Reflection.

On Collecting, And Why We Do It

collecting

She describes herself as a hoarder. The Chelsea apartment and weekend home in the Hamptons she shares with her boyfriendare clotted with curios, especially cardboard boxes (orange Hermès and black-and-white Balenciaga being favorites), English ceramics, plates (a few from Café de Flore and the Ritz in Paris), jugs (for flowers), little old folk-art–y cotton sheep and, famously, anything to do with cats.”

– From a recent WSJ profile on Grace Coddington, renowned Vogue editor

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I’m not a collector in the obvious sense of the word, unless you count an inability to let go of books—even those I may never read again. Other than that, I have no specialized collections of anything, no one thing I’m constantly seeking out to add to some already flourishing cabinet of curiosities. This absence makes me wonder about those people who do collect passionately, usually attaching a larger significance than the rest of us do. In a way, I almost envy them, as if they’ve caught on to some secret of life—of wellbeing—that I’m blind to. Or, perhaps, we just project our psychological cavities differently?

Freud, after all, believed that the obsession with collecting was somehow tied up with our early days of potty training, when watching our excretions float down the toilet bowl was apparently so traumatic that we decided to spend our lives making up for it via anthologies of teddy bears, postcards, stamps, etc. Like much of Sir Sigmund’s postulations, this seems like a stretch, but denying the close relationship of collecting to psychology would also be faulty.

I was much more into fashioning my own Noah’s Ark growing up, when I spent years decorating the insides of my dresser with every sticker I could find. I simply liked stickers, but I also liked the quick sense of accomplishment I felt every time I stumbled across new ones I had never seen before and added them into the mix. It was something, I told myself at least, that I had and others didn’t—not stickers themselves of course, but this particular arrangement of them. It was a way for me to differentiate myself from everyone else: the I from the you, the them, the crowd. It felt significant, even if it was based solely on aesthetic pleasure and an ease of pursuit.

Eventually I grew up (somewhat, at least) and was faced with having to get rid of that dresser. It was by no means something I would want sitting in a room I live in today, but I still had trouble giving it the axe. I forced my mom to keep it in her house for much longer than was probably necessary, because I refused to let go of this special sticker collection that I never even glanced at now. It was a part of me, I believed, a snapshot of my childhood, of a more carefree period. What would I be giving up when I gave it up?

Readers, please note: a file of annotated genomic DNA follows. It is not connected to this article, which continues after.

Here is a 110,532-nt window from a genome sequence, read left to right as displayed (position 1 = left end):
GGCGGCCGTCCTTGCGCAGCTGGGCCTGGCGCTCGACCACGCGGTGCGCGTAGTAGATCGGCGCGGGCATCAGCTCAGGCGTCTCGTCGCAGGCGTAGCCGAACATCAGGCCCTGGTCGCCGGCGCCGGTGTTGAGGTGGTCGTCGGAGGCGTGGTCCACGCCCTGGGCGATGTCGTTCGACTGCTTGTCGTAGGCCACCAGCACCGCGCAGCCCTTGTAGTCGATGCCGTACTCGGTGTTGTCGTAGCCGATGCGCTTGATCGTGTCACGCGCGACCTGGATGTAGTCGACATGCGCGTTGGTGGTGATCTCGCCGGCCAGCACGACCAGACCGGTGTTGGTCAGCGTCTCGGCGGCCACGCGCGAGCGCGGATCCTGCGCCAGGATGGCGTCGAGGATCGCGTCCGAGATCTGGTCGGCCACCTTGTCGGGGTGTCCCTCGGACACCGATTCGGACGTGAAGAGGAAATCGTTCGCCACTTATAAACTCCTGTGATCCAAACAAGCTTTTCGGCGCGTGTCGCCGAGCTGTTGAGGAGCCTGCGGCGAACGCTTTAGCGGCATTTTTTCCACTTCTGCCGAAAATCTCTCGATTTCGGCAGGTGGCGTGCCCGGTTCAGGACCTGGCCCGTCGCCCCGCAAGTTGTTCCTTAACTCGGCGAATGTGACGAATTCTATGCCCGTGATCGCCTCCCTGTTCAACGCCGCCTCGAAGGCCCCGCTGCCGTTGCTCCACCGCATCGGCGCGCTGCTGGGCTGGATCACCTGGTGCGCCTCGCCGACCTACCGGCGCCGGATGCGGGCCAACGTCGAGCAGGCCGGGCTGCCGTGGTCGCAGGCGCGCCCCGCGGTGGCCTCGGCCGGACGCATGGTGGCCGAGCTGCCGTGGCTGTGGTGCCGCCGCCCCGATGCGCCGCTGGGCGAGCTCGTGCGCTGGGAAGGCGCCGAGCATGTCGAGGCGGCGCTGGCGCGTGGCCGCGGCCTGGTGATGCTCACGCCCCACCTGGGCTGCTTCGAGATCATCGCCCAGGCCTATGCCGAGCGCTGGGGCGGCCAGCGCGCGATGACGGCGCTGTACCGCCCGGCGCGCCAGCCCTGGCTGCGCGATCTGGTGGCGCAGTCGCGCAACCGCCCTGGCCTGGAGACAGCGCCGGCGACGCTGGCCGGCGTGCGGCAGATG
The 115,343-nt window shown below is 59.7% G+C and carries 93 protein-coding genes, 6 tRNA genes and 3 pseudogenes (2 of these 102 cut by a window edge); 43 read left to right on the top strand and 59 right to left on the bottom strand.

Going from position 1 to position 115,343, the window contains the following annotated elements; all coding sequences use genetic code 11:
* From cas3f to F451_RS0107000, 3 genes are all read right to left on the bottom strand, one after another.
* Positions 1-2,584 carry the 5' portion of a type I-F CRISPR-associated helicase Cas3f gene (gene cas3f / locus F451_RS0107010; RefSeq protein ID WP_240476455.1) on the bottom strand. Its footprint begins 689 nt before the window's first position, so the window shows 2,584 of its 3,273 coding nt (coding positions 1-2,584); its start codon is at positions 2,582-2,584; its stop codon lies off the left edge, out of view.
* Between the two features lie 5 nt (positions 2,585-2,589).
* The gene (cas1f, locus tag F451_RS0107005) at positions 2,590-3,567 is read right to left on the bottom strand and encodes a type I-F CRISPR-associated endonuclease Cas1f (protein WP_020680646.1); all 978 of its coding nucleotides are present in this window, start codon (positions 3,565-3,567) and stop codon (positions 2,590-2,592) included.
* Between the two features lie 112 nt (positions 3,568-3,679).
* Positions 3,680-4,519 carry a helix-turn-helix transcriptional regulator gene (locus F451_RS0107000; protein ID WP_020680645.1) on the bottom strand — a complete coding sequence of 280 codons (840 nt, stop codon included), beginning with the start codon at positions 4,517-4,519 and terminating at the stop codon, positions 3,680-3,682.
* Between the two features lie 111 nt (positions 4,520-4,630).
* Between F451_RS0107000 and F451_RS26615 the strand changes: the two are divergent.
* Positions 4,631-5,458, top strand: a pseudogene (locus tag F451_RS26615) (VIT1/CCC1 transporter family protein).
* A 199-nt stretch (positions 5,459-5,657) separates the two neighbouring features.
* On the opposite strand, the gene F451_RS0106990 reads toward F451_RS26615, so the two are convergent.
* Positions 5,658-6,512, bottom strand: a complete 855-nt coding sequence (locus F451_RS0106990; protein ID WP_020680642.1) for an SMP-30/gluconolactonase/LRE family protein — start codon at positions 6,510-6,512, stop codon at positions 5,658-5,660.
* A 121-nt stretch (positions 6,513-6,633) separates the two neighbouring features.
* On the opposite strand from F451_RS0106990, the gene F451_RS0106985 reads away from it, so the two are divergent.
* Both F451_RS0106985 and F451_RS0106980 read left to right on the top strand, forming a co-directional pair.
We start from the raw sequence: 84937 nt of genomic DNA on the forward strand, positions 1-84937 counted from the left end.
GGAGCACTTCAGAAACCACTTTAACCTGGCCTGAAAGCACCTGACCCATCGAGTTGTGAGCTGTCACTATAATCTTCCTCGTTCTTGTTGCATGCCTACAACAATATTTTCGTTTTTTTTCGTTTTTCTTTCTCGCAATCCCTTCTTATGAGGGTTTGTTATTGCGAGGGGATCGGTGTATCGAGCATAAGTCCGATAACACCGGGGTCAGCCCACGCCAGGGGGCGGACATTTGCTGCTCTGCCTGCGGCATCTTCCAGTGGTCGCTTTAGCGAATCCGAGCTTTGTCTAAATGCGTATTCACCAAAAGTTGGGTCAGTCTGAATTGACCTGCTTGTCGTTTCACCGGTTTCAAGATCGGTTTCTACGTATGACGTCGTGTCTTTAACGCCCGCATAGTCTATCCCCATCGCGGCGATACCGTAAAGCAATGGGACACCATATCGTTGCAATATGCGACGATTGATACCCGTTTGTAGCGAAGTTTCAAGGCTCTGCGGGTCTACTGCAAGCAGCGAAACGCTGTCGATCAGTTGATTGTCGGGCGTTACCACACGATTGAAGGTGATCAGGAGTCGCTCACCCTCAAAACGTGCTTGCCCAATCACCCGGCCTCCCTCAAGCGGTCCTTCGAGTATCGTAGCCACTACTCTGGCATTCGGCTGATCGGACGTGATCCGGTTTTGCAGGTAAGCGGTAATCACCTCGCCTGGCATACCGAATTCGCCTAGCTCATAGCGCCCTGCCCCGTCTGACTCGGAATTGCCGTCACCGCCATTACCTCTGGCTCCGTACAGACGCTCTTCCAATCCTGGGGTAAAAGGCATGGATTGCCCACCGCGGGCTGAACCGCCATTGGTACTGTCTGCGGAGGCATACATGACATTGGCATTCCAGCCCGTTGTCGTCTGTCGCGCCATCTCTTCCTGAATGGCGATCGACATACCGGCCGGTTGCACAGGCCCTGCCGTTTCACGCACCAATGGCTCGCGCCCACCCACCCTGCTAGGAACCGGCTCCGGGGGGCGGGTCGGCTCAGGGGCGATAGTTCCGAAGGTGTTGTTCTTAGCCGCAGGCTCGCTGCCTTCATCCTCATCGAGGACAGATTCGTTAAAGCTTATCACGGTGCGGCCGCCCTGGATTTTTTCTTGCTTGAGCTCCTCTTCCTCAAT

The older I get, though, the less I find myself attaching my identity to things. A combination of exhaustion from carrying so much stuff around from place to place, paired with a general personal trend towards minimalism (which is still only a laughable attempt), has resulted in me clinging to old objects less intensely. With enough baggage entrenched in our lives already, the things we carry can quickly become another burden, and one of the few that’s rather easy to let go of.

I’m not arguing that discarding these items is the right choice for everyone, that collecting is inherently bad or unhealthy (though according to the sight of a hoarder recently getting kicked out of my apartment building, it can be)—I’m simply fascinated by those who do it throughout their lives with the same vigor they began with.

I suppose I technically have other collections too, like the slew of Polly Pockets waiting for their next moment on the real world stage in my mother’s storage bin somewhere in no-one-cares, New Jersey. But those were just toys I accumulated over time, not a consciously crafted collection. There’s a difference there, I think, even if letting go of them is equally difficult. Though both help form an identity, the endlessly refurbished collection is overtly chosen as a facet of our lives, it often creates an association that we want people to make with us, or that we simply want to make with ourselves.

Apparently, that once meant best-sticker-game-around for me, and today rests most obviously in my need to keep all books, just in case someone isn’t sure that I am WELL-READ, INTELLIGENT, and whatever else a book collection might connote. I could lie to you, dress the assortment up in something about books being my friends, harboring my memories, and all that jazz—but that cloying language really only applies to a few. It seems that in reality, collections might just be the premier humble brag—a corpus that boasts something about us subtly, rather than in direct language, fleshing out the sense of ourselves we want to see, often for all the world to see, too.

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Agree? Disagree? What do you collect and why? Spill, please.

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